-Bring CASH - it’s expensive
-New Yorkers generally have appartments too small for entertaining. Most of our social activities revolve hanging out in restaurants, bars, lounges and coffee shops.
-Try to live as close as you can to a park and a subway station
-New Yorkers aren’t as unfriendly as people make out (since most of us come from somewhere else). Don’t be afraid to get to know your dry cleaner, the servers at your favorite deli, etc.
-Don’t live in a street level or basement appartment - they suck
-Try to live in an elevator building as opposed to a walk-up
-Citysearch and a recent Zagats guides are your friend
-Look up “thrift store” on Citysearch.
-Get rid of your car…you won’t need it

The Barnes & Nobels at Astor Place and Union Square (you’ll figure out what that means) are huge. Strand (East Village somewhere) is supposed to be good for people looking for old stuff or cheap books. The Virgin Megastores in Times Square and Union Square are also pretty cool for books, DVDs, etc.

Really too many restaurants to mention.

Don’t worry. Single straight men with good jobs are a minority in New York. Before you know it, you’ll be all like “why can’t I find a good man?” Kind of like every other Manhattan woman.

Yeah…uh…good luck with that. New York is actually pretty diverse so the socioeconomic lines might not be so obvious. Depends where you live. Pretty much you just get used to having people, including freaks and oddballs, all over the place. It takes a special kind of weirdo for me to stop and take notice.

Uh no…don’t do that!! Just…uh…relax. Yes yes…mmmmmm…that’s nice…

The Strand isn’t in the East Village actually. It’s on Broadway a few blocks south of Union Square. And it is very, very cool.

Speaking of Union Square, it has an excellent and moderately vast Farmer’s Market each Wednesday and Saturday. There are smaller versions throughout the city.

I believe Broadway is the divider between East and West Village and it is on the East side of the street…technically making it East Village.

Your friends at work will probably be the people you hang out with most of the time. This isn’t so true as you get older, but that’s the way it worked for me. So hopefully you’ll be working with a lot of people around your age and temperament. If so, you’re certain to have a blast. If you keep saying “no” they’ll stop asking. Which may or may not be what you want.

Hopefully you can go apartment hunting with someone that can give it the seal of approval. Yes, it’s going be small - that’s a given. But some older buildings are in better shape than others so you want to look for exterior walls pulling away from floors, rotting window sills, crappy plumbing, and so on. A well-designed NY apartment will have a generous amount of closet space.

When you go out, travel light. I can’t believe the amount of crap people haul around.

And get some sturdy, comfortable shoes because you’re going to be walking.

Develop a “Cranky Look”? Well as a native (and current) New Yorker, let me tell
you, I am some kind of ninja, and I just can’t live without rage-ahol! :smiley:

Seriously though, this is good advice. Most “newcomer” advice to NY centers on watching out for scams and avoiding dangerous situations, but this kind of lower-level “avoid annoying situations” advice often gets left out.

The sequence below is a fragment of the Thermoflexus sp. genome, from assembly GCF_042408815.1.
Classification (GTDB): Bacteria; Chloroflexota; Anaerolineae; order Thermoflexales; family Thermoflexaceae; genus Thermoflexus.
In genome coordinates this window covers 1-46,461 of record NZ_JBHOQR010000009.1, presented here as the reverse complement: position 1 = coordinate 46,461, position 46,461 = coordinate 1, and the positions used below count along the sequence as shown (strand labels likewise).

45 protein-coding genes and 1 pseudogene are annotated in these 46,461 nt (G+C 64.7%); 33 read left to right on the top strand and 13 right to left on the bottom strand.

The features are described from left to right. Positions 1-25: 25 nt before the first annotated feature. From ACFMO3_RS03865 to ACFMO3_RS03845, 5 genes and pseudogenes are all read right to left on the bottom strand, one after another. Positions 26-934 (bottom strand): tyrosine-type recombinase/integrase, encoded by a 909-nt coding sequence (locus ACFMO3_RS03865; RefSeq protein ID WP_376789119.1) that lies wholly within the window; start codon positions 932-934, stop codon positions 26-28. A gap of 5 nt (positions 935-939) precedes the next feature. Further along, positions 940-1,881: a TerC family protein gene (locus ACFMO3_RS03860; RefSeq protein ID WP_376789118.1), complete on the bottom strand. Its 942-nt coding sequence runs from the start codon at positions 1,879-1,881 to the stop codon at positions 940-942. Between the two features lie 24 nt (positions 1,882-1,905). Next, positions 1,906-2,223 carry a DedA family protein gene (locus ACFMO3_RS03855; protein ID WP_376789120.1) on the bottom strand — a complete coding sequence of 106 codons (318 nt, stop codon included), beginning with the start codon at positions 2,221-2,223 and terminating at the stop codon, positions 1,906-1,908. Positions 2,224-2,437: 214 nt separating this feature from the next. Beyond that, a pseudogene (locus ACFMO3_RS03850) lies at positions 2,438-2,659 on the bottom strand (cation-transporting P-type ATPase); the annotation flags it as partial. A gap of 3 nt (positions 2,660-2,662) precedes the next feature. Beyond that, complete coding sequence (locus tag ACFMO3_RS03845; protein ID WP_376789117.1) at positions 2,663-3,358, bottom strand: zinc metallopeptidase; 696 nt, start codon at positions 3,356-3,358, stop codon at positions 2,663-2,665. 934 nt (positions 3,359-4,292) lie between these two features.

As for not talking to strangers – well, yes and no. Part of the fun of living in a large city is the freedom of anonymity. Witty repartee and one-liners exchanged with strangers on the subway, discussions on books or CDs while browsing at a street fair, that sort of thing.

Of course if you’re an attractive 21-year-old female on your own, you will get
flirted with, and I think that would be true anywhere.

Another piece of advice: money drives this city, and time = money. The reputation New Yorkers have for “being rude” usually boils down to impatience rather than callousness. The worst thing you can do to a New Yorker is to waste his/her time.
People will get mad at you for, say, being on a line to order food for 10 minutes then not knowing what you want when you get there, or stopping to look for something in your bag on the subway stairs when a train is pulling in.

I don’t think that area is part of the Village at all. It’s in “Union Square” or “14th Street” if you wanted to say it had to have a neighborhood name.

Also, I’d say the divide is Lexington/4th ave/Astor place. Broadway hangs west at that church a few blocks south of The Strand. So IF you wanted to say it was in the village (which I wouldn’t) it would not be in the East Village. It would be in “Greenwich village” – the central part. The West Village usually refers to the (predominantly) Gay part, 7thAve and points west.

JMHO. Despite by current location, I grew up in NYC and went to HS on 15th street.

We are?!

I knew there was a reason i moved here from London. :smiley:

. . . I got momentarily interested before I remembered you’re young enough to be my great-grandson . . .

Thanks for all the advice, guys!

For the record, bouv, I currently live in Plattsburgh, NY, right smack dab next to the VT border. Whoever wants to come with, can fit in a moderately-sized suitcase, and just happens to be a good cook, is infinitely welcome ;j

Times have changed, my friend. The Strand Bookstore is indeed technically in the East Village. Broadway is the divider between East and Greenwich Village. Obviously you’re going to have some spillover with the “feel” of certain neighborhoods, but if you’re talking technicalities, it’s in the East Village according to every map I’ve ever seen.

You can check out and keep track of your iPod… sign up for transit advisories from the MTA website… and learn to pack like a minimalist.

The city has many different neighbourhoods with many different atmospheres… and many greenmarkets (Union Square is Monday Wednesday Friday Saturday, actually). But count yourself lucky if you live in Manhattan and have a kitchen large enough to cook in.